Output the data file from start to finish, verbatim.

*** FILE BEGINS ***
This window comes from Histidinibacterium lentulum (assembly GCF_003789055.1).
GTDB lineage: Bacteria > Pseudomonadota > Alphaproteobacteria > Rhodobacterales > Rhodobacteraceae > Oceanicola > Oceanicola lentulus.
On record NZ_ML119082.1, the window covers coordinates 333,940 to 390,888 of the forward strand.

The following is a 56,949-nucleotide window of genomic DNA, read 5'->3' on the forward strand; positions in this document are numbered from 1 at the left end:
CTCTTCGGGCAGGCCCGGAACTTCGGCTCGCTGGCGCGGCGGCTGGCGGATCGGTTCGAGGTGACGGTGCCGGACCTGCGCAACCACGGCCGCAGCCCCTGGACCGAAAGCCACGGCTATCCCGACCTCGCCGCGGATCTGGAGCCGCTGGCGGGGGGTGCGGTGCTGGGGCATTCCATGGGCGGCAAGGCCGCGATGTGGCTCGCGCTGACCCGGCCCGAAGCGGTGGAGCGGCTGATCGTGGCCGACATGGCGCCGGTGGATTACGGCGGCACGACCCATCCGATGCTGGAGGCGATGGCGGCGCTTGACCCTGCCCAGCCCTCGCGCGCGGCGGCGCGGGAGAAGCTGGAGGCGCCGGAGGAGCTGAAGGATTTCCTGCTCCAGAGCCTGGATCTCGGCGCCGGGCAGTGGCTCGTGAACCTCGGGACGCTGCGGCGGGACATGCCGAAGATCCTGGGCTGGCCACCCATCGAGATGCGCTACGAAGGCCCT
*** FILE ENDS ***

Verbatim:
This window comes from Histidinibacterium lentulum (assembly GCF_003789055.1).
GTDB lineage: Bacteria > Pseudomonadota > Alphaproteobacteria > Rhodobacterales > Rhodobacteraceae > Oceanicola > Oceanicola lentulus.
On record NZ_ML119082.1, the window covers coordinates 333,940 to 390,888 of the forward strand.

The following is a 56,949-nucleotide window of genomic DNA, read 5'->3' on the forward strand; positions in this document are numbered from 1 at the left end:
CTCTTCGGGCAGGCCCGGAACTTCGGCTCGCTGGCGCGGCGGCTGGCGGATCGGTTCGAGGTGACGGTGCCGGACCTGCGCAACCACGGCCGCAGCCCCTGGACCGAAAGCCACGGCTATCCCGACCTCGCCGCGGATCTGGAGCCGCTGGCGGGGGGTGCGGTGCTGGGGCATTCCATGGGCGGCAAGGCCGCGATGTGGCTCGCGCTGACCCGGCCCGAAGCGGTGGAGCGGCTGATCGTGGCCGACATGGCGCCGGTGGATTACGGCGGCACGACCCATCCGATGCTGGAGGCGATGGCGGCGCTTGACCCTGCCCAGCCCTCGCGCGCGGCGGCGCGGGAGAAGCTGGAGGCGCCGGAGGAGCTGAAGGATTTCCTGCTCCAGAGCCTGGATCTCGGCGCCGGGCAGTGGCTCGTGAACCTCGGGACGCTGCGGCGGGACATGCCGAAGATCCTGGGCTGGCCACCCATCGAGATGCGCTACGAAGGCCCT